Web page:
Jet engine exhaust from airliners endangers human health and adds to climate change, the government found Monday in taking the first step toward regulating those emissions.
The Environmental Protection Agency said it will use its authority under the Clean Air Act to impose limits on aircraft emissions.
Jet engines spew significant amounts of greenhouse gases, including carbon dioxide and methane, into the upper atmosphere, where they trap heat from the sun. But proposed rules such as imposing fuel-efficiency standards have faced stiff opposition from aircraft makers and commercial airlines.
Aircraft emissions were not addressed as part of the landmark global climate agreement agreed to in Paris in December.
“Addressing pollution from aircraft is an important element of U.S. efforts to address climate change,” said Janet McCabe, EPA’s acting assistant administrator for air and radiation.
McCabe said aircraft are the third largest contributor to greenhouse gas emissions in the U.S. transportation sector, and that is expected to increase. Cars and trucks already are regulated.
The EPA’s findings do not apply to small piston-engine planes or to military aircraft.
A U.N. panel in February recommended new emissions standards for international flights that require an average 4 percent reduction in fuel consumption during the cruising phase of flight. The new regulations from the International Civil Aviation Organization require that new aircraft designs meet the standards beginning in 2020, and that designs already in production comply by 2023.
Environmental groups have criticized those new international standards as too weak to actually slow global warming. Planes burn the most fuel during takeoffs and landings. Cruising at high altitudes is the most fuel-efficient period.
Environmentalists say aviation accounts for about 5 percent of global greenhouse emissions, though the U.N. and EPA cite studies concluding it’s actually less than 2 percent.
The EPA finding announced Monday is expected to result in fuel-efficiency standards for domestic carriers, which critics call long overdue. The EPA acted after a coalition of environmental organizations filed notice of their intent to sue the agency over its inaction.
Twitter will live-stream for free one Major League Baseball game and one National Hockey League game per week under a new deal.
The agreement announced Monday will allow viewers to watch games nationally that would normally be available only in the two teams’ home markets. Viewers will not need to be logged into Twitter.
The baseball games will also be available outside the U.S., with some exceptions. Twitter did not announce the game schedule Monday.
The social media network is attempting to move into live sports streaming through “over-the-top” broadcasts, which do not require a cable subscription. In April, Twitter reached a deal with the NFL to stream 10 “Thursday Night Football” games this fall.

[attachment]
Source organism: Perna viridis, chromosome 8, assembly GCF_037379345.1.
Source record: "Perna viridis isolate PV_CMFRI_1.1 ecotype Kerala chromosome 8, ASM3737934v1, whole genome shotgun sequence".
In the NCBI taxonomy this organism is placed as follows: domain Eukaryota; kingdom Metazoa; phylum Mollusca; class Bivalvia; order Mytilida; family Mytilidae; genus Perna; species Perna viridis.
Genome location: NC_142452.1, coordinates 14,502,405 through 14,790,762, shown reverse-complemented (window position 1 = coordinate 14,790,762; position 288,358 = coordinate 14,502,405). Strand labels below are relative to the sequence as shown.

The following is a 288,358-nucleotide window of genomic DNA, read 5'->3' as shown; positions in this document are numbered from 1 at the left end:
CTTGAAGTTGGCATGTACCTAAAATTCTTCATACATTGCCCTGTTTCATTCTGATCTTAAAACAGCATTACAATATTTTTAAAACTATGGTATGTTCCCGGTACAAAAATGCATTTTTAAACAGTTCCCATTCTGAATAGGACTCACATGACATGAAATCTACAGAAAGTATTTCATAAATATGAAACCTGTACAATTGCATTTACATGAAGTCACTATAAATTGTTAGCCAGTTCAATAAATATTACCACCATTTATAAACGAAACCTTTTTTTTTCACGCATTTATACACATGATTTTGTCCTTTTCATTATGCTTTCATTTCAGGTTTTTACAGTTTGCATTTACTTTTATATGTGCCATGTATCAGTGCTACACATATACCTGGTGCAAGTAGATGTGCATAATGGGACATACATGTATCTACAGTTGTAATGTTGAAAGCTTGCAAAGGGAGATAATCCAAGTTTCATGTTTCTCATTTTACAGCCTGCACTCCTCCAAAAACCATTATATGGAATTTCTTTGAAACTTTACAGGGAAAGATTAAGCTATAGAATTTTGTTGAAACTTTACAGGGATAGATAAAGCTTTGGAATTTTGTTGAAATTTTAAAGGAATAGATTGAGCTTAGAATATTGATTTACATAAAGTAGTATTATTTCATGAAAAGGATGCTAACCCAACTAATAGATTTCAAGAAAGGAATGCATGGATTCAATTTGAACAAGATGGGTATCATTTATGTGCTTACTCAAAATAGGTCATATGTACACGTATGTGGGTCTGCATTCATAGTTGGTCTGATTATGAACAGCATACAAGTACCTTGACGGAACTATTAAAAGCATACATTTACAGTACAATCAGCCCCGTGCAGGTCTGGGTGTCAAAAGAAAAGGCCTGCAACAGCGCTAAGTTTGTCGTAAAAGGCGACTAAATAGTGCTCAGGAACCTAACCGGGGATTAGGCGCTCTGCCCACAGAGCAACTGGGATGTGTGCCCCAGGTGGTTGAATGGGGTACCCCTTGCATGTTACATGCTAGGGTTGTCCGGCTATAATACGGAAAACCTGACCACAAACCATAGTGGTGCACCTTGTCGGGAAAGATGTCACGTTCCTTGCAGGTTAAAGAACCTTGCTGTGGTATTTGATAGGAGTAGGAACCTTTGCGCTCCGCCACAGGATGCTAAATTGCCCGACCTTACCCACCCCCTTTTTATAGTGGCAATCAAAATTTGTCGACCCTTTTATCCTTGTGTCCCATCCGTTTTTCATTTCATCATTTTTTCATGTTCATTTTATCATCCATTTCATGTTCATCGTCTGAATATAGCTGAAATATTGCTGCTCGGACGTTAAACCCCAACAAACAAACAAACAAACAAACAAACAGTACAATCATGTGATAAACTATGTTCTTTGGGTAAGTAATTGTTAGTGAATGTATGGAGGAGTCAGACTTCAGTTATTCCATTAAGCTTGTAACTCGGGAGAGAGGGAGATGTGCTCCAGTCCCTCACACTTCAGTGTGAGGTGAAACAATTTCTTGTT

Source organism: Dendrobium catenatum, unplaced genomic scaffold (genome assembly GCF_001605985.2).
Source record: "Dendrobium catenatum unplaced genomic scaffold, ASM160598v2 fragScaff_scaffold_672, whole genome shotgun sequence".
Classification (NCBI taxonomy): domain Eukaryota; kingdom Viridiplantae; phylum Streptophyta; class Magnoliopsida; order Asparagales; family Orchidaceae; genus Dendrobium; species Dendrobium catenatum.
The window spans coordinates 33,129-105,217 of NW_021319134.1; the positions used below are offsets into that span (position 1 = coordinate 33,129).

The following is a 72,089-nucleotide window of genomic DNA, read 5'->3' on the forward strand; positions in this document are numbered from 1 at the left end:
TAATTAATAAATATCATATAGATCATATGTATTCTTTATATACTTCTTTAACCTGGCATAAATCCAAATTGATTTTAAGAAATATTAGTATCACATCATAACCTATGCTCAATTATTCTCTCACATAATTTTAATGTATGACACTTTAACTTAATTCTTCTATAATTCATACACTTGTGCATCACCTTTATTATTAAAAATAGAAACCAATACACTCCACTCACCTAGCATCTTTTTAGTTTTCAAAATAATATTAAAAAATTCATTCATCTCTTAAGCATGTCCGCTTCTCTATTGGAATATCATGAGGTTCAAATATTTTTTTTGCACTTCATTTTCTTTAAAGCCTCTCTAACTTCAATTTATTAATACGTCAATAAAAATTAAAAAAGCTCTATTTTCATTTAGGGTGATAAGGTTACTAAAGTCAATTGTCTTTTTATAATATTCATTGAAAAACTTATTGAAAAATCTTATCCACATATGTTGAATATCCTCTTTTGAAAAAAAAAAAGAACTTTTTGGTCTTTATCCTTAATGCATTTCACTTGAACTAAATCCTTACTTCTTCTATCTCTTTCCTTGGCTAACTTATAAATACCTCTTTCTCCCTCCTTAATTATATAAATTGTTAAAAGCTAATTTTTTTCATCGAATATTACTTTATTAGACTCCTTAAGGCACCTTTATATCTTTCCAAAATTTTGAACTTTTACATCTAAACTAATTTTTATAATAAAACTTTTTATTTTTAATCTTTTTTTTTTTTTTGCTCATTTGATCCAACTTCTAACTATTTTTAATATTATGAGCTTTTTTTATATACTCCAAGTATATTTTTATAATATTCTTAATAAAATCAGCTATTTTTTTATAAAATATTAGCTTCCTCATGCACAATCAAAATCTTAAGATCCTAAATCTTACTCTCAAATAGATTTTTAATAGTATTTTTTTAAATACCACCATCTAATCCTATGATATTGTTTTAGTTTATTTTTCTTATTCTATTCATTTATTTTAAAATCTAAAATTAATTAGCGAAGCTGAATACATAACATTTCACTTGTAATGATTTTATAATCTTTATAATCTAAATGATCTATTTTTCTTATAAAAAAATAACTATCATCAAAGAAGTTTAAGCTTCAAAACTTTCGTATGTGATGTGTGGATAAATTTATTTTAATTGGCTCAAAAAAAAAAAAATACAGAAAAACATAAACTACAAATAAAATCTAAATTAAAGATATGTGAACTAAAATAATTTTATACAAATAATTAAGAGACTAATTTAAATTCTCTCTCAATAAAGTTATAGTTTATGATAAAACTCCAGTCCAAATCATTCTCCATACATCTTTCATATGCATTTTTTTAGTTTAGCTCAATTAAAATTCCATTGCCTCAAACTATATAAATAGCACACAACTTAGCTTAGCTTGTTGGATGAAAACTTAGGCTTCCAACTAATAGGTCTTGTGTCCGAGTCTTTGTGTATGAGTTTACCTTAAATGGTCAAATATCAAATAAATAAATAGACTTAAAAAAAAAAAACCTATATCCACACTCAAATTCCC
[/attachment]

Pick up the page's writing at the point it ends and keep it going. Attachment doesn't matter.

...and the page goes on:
Coding boot camp General Assembly laid off 50 people or about 7 percent of its staff on Friday, including fewer than 10 in San Francisco, its second largest market after its home base in New York.
However, the company still has more than a dozen full- and part-time job openings in San Francisco and plans to open a campus in or near San Jose this year, said Jake Schwartz, its co-founder and CEO.
Schwartz said layoffs were necessary because the company “grew 5,000 percent in the last five years in terms of revenue and more than that in terms of headcount. When you grow like that you don’t always grow the right way all around the world. Things get out of whack.”
The for-profit, nonaccredited school teaches computer programming, data science, project management and other tech skills in a variety of formats, including intensive three-month boot camps, one-night workshops and online classes. About 20 percent of its business is working with employers on classes for their employees. It is making a “huge investment” to consolidate the consumer and employer sides of its business, Schwartz said.
It is one of at least 13 immersive coding boot camps in San Francisco, and one of only four that has been approved by the California Bureau for Private Postsecondary Education.
The company had been running one-off classes and workshops in Silicon Valley but has enough demand there to open an offshoot of its San Francisco campus, Schwartz said.
Air France warns some of its flights are expected to be canceled this week due to a seven-day strike of some cabin crew members.
It will maintain most long-distance flights. It predicts more than 90 percent of such flights will run as scheduled on Wednesday, the first day of the strike, which lasts through next Tuesday.
It says flights to and from Europe and domestic flights will face more cancellations.
Two unions have called for cabin crew members to strike to protest against further decreases in the number of crew members and to call for better working conditions.
Courtesy : sfgate.com